The employer’s guide to gross misconduct in the workplace
Business Advice recently teamed up with HR and employment law consultancy Peninsula to create a short series on various HR-related issues. This first article seeks to answer any questions SME employers might have on gross misconduct in the workplace.
Hadnt really thought about it? you’re not alone. Indeed, you likely think of gross misconduct as one of those itll never happen here? scenarios. In truth, however, any one of your employees at any time could behave in a manner that constitutes gross misconduct. it’s good to be prepared and know what actions are available to you, therefore, should such a situation arise.Kate Palmer, associate director of advisory at Peninsula, added: “Employers have a duty to protect their staff from harm. So any individual who jeopardises this should receive the appropriate disciplinary actions. It’s important to remember that employees who participate in offensive behaviour may claim their actions were inoffensive.despite this, you can still proceed with dismissal for gross misconduct, especially if these actions threaten the integrity of the organisation and stand to impact workplace morale negatively.”
What is gross misconduct?
Gross misconduct is when an employee commits an act that destroys the relationship of trust with you as the employer. Such acts must be serious enough to make it impossible to continue the working relationship. Gross misconduct therefore warrants dismissal without notice, or pay in lieu of notice, for a first offence as long as you follow a fair procedure.Gross misconduct can include acts such as theft, physical violence, gross negligence and serious insubordination. These are different to acts of misconduct, examples of which might include persistent lateness or unauthorised absence from work.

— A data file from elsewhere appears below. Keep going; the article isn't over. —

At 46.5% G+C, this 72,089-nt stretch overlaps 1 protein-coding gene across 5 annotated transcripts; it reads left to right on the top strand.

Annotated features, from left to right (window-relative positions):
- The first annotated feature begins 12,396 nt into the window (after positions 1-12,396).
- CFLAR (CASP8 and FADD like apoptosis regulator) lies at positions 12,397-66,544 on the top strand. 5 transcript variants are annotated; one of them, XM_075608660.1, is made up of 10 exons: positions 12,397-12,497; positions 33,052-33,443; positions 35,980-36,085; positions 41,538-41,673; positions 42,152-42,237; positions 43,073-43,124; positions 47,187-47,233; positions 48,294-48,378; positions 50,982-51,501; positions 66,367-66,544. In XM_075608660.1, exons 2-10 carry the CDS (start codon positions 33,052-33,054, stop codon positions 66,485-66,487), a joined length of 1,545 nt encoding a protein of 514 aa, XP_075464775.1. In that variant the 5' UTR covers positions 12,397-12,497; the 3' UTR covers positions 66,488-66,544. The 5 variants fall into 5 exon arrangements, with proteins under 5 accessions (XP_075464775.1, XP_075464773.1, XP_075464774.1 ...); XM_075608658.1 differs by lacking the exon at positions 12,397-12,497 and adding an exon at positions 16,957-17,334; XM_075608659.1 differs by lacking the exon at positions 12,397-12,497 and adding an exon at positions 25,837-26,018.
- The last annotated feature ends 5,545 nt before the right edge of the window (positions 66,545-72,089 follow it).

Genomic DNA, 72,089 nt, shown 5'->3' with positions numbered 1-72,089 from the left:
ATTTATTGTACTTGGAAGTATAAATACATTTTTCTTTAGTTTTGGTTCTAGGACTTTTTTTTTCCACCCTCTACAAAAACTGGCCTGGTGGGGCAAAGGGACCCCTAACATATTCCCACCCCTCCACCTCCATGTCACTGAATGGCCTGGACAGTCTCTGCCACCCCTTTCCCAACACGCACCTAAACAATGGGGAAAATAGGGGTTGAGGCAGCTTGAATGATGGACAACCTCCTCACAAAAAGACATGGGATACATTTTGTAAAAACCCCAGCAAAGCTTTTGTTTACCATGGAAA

How do you define misconduct as an employer?
Exact definitions of gross misconduct vary from company to company, depending on the culture. Yes, nearly all organisations will consider acts of physical violence, fraud or theft as gross misconduct. But using offensive language, for instance, will crop us much less frequently as an example in employee handbooks.While it’s important to provide specific examples of what your business considers gross misconduct, youll also find it useful to clarify that the examples given do not constitute an exhaustive list.
Examples of gross misconduct
Companies often cite theft, fraud, dishonesty, gross negligence and serious insubordination as clear examples of gross misconduct. Concrete examples of some of these might include stealing from colleagues, stealing company equipment, doctoring time sheets or fabricating expense claims. Other examples of gross misconduct might include:
Damage to property
This could involve deliberate or wilful damage to property or gross negligence resulting in substantial loss or damage to property.
Breaching health and safety rules
This could involve dangerous driving, consistently refusing to wear personal protective equipment or not following other procedural requirements.Serious breaches of health and safety rules can cause companies acute reputational damage. And there is also significant liability for employers.
Excessive use of alcohol or drugs at work
This could involve serious incapacity due to drinking or taking drugs or the possession, consumption or selling of drugs in the workplace.The vast majority of employers will have strict rules on drugs and alcohol, such as a total ban on employees arriving to work under the influence of either.
This could involve bullying, harassment, intimidating behaviour, threats of violence or fighting.
Olly Goodall is an editor at Business Advice. He researches, creates and delivers diverse content types such as blogs, SlideShares, eGuides, interviews and more.
Working with clients to tailor content to each target audience, he is involved throughout the creative process, from content brainstorming through to keyword research and content creation.
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